**Marbled cover of
Ebenezer Bliss' Math
Copybook **

Book measures approx 13" x
9"

**Ebenezer Bliss-
Longmeadow**

**
**

These two copybooks from
the archives of the
Longmeadow Historical
Society are true marvels of
“old math.” One c. 1810
belonged to Ebenezer Bliss
(1795-1868) and the other
dated 1806 belonging to
Ethan Ely (1791-1875) - both
of Longmeadow. The beautiful
artistry of the penmanship
aside, young Mr. Bliss and
young Mr. Ely used their
copybooks to collect and
demonstrate their
understanding of
mathematical concepts that
must have been taught in
their Longmeadow District
Schools in the first decade
of the 19th century. They
begin simply enough with
addition - defining the
concept and giving
examples. Then they move
through subtraction,
multiplication, division.
They then move onto applying
these techniques to “Federal
Money.” This is followed by
the measurement terms and
related math of a variety of
items such as Time, Land,
Solids, Wine, Bee & Ale, and
Cloth. They progress
through “Vulgar Fractions”
and Decimals and into the
important business of
calculating Interest and
even the math of Bartering.
No algebra or calculus is
included - just the type of
math that would benefit the
new nation’s farmers and
merchants and other ordinary
citizens.

**"Addition is the
putting together of **

several smaller numbers into
one larger number"

[click image to
enlarge]

**Definitions and
Examples of Simple
Subtraction and Simple
Multiplication**

[click image to
enlarge]

**Measurement Work
**

[click image to
enlarge]

**Vulgar Fractions ...
indeed!**

[click image to
enlarge]

**Work with Federal
Money math **

[click image to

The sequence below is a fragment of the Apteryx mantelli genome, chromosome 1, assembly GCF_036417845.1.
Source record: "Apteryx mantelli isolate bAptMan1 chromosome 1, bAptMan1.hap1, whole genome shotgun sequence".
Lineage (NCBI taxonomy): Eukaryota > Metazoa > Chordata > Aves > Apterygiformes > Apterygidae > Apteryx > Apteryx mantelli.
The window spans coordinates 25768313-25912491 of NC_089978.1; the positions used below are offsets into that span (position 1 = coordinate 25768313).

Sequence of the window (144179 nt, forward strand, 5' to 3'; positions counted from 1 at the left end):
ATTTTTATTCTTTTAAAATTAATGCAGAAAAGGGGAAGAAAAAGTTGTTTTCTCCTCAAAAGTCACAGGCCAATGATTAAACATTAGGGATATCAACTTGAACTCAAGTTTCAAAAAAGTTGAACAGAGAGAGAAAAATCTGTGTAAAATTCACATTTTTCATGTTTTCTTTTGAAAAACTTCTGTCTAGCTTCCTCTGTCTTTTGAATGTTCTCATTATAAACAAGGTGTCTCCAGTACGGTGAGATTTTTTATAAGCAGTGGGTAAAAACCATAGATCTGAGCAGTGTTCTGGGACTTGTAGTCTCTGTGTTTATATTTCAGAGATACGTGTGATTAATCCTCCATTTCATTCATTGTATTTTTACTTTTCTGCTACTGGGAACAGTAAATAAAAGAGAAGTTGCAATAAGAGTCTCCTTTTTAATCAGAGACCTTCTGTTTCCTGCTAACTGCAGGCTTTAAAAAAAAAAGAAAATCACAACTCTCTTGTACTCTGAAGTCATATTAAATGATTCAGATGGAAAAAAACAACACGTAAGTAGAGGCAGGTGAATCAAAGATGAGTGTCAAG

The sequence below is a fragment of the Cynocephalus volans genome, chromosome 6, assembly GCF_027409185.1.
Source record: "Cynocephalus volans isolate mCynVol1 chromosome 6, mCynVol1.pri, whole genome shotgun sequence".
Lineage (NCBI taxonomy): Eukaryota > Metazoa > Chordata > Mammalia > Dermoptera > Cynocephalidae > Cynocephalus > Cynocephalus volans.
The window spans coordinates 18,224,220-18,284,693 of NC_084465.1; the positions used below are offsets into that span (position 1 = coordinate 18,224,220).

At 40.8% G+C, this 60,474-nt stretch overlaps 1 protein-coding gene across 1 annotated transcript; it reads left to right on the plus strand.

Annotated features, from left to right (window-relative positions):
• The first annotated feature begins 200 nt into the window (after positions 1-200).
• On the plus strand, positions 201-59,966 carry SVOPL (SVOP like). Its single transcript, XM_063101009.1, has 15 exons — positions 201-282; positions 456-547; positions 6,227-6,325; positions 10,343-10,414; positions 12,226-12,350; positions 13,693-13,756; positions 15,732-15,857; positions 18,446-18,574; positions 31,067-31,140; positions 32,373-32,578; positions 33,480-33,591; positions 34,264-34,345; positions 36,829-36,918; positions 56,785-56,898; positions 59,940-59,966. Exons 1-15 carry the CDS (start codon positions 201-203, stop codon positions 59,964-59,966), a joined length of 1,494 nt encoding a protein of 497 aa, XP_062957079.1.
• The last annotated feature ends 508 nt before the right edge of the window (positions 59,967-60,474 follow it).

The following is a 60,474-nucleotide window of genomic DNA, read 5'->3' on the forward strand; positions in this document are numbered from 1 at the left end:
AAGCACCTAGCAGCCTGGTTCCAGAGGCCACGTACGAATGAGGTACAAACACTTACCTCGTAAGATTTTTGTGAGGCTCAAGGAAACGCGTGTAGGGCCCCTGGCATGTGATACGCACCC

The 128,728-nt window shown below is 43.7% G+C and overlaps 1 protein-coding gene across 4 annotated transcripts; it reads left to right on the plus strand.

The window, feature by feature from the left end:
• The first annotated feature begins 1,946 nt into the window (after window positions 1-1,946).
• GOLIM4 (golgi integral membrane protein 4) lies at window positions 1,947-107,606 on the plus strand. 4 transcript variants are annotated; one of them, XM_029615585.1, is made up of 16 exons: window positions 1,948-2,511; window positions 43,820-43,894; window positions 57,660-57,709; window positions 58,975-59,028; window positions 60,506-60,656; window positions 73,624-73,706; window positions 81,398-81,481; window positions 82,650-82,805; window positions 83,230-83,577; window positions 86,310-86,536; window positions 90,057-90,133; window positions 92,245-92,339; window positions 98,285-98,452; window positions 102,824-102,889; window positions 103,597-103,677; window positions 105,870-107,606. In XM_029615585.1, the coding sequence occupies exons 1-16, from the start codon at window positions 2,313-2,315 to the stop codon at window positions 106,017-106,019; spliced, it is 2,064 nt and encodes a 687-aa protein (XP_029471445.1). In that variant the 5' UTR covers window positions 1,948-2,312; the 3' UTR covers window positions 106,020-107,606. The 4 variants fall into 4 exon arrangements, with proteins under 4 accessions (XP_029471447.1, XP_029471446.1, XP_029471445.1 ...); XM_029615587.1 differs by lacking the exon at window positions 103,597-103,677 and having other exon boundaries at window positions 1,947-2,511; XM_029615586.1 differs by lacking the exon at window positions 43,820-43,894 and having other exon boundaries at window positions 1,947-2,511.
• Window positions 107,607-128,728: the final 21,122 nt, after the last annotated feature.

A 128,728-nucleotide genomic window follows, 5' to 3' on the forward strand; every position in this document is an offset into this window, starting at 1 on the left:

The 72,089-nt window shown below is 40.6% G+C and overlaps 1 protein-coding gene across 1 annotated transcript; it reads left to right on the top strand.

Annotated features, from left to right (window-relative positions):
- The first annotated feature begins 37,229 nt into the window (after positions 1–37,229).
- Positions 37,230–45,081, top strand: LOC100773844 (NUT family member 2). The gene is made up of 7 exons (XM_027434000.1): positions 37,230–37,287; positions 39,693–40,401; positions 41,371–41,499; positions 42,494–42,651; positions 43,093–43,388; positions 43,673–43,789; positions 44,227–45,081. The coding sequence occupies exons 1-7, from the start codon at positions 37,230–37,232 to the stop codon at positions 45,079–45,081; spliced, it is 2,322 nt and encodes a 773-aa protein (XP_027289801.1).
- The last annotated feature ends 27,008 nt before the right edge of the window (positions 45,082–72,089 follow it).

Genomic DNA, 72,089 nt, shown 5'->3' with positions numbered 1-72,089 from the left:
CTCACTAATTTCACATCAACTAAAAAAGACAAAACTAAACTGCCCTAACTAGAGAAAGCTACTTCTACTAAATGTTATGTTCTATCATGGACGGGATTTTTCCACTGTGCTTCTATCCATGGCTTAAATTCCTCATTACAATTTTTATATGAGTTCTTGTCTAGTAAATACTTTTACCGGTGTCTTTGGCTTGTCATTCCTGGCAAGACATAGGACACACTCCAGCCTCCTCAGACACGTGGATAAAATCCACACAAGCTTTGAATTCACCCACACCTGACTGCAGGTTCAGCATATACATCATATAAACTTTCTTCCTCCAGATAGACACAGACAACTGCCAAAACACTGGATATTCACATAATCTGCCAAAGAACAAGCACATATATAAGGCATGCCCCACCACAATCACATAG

enlarge]

Both copybooks beautifully
display the firm grasp each
scholar had on the
material. They must have
been proud of their work to
save these paper mementos of
their school days.

The word problems in Bliss’
book are striking reminders
of the pride the nation felt
in its recent triumph over
the British: “General
Washington was born in
1732. What is his age in
1787” (answer: 55 Ans). It
is followed by “The Massacre
at boston (sic) by the
British Troops happened
March 5th 1770 and the
Battle of lexington (sic)
April 19th. How long
between April 19th 1775
March 5th 1770” (answer: 5yr
1m 15d)

**
General Washington example
from Ebenezer Bliss' book
**

**Revolutionary War
timeline example from
Ebenezer Bliss' book
**

The language and
organization of both books
indicates that they are
modeled on a popular Math
textbook of the time called,
“ Arithmetick, Both in
Theory and Practice” by John
Hill. The preface of the
book proclaims, “It appears
to me, upon the Perusal of
it, to be a curious piece:
‘Tis clean, methodical, and
handsomely dressed: so
plain, that the dullest
person may learn by it; and
so compleat, that he need
learn no more.”

We hope you enjoy a peek
into these early 19th
century school day relics
from our archives. Then
close them up, put away your
pencils and enjoy a
wonderful math-free summer
vacation!